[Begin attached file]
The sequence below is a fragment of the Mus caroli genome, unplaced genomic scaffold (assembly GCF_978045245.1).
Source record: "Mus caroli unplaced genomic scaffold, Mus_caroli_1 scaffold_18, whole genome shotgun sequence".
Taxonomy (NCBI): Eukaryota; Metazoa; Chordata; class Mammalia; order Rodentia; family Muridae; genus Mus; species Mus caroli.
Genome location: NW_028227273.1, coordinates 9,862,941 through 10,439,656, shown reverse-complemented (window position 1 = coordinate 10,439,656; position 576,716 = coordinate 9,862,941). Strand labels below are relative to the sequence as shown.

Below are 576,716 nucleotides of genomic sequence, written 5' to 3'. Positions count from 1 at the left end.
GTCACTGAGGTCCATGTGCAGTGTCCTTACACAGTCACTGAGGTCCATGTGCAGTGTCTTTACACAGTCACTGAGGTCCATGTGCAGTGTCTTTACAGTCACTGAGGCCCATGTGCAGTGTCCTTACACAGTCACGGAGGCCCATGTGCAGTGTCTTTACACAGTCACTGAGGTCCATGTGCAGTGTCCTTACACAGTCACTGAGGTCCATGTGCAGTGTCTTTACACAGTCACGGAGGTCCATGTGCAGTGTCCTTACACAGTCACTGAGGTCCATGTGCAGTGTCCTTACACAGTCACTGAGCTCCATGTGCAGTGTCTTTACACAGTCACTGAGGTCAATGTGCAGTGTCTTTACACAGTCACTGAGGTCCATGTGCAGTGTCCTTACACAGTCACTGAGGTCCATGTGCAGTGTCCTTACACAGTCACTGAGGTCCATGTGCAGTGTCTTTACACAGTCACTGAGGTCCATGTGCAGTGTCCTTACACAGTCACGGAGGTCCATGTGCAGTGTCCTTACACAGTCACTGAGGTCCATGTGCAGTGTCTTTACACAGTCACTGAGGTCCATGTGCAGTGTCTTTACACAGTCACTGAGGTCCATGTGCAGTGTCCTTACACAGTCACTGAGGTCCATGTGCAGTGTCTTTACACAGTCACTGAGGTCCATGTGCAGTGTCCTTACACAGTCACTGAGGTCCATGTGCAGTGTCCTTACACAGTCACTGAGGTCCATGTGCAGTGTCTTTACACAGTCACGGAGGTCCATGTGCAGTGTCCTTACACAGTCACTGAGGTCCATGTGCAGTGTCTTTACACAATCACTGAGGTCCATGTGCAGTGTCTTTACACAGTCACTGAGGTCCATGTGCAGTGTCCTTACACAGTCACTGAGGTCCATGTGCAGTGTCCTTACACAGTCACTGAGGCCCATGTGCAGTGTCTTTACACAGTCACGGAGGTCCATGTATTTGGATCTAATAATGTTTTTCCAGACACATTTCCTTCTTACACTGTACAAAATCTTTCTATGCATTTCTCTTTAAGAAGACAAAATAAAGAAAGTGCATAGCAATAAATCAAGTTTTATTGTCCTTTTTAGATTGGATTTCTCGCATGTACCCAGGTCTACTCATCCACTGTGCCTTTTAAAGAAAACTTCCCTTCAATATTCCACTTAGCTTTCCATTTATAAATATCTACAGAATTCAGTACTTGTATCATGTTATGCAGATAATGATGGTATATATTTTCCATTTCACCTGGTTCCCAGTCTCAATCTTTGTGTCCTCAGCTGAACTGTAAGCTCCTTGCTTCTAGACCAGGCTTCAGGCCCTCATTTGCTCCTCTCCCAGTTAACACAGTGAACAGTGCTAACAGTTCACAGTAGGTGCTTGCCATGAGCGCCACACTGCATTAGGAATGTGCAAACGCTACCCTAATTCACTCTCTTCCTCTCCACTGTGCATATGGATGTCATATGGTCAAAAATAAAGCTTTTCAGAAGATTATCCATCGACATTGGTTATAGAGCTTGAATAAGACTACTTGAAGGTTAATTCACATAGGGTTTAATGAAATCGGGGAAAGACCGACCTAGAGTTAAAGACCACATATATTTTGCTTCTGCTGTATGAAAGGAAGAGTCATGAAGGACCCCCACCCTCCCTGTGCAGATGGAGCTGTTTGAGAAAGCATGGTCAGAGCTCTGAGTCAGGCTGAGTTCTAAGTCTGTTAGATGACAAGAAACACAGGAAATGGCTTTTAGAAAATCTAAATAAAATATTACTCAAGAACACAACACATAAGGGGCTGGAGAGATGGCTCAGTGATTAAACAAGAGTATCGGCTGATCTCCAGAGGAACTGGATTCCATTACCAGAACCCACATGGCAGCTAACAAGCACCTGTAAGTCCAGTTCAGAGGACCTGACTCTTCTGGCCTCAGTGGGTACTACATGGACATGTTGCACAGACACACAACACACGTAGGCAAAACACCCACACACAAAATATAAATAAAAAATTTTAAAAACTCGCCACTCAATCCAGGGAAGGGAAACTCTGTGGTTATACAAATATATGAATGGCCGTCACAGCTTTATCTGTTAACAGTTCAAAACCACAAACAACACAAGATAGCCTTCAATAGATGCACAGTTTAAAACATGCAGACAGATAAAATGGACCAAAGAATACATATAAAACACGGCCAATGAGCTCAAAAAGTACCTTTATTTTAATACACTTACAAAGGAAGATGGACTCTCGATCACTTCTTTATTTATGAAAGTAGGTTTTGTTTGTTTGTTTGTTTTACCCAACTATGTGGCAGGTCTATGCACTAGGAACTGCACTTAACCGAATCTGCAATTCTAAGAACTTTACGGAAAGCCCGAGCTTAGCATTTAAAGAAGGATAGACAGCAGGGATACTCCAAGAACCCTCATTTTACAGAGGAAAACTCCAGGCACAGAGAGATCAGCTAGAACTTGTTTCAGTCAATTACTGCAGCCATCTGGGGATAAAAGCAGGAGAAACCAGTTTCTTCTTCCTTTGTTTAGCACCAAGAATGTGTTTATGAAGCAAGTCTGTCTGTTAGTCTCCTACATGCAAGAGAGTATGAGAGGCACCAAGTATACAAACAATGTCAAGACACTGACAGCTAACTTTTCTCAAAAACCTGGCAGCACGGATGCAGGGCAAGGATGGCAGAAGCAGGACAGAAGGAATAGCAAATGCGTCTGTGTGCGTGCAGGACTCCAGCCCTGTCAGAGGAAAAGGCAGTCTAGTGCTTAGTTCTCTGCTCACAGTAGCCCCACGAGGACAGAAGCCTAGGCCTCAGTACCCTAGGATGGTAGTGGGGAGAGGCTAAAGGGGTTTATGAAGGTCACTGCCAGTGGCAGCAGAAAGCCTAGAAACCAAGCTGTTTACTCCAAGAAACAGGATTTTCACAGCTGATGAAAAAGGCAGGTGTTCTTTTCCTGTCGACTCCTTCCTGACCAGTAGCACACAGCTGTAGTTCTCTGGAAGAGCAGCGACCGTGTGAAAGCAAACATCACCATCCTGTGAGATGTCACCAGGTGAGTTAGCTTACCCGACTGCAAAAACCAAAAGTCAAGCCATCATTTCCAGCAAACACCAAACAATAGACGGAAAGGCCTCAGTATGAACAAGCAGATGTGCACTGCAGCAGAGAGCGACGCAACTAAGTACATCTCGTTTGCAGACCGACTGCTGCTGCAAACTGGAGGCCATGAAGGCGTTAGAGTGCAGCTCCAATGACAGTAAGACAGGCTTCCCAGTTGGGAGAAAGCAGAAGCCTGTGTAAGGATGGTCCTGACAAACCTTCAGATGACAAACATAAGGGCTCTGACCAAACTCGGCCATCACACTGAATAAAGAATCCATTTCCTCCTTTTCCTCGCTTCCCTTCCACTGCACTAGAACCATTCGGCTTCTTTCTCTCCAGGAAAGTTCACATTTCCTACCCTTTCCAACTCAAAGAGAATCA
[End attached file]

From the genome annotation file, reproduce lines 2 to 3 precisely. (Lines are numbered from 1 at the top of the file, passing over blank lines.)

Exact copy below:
Source record: "Mus caroli unplaced genomic scaffold, Mus_caroli_1 scaffold_18, whole genome shotgun sequence".
Taxonomy (NCBI): Eukaryota; Metazoa; Chordata; class Mammalia; order Rodentia; family Muridae; genus Mus; species Mus caroli.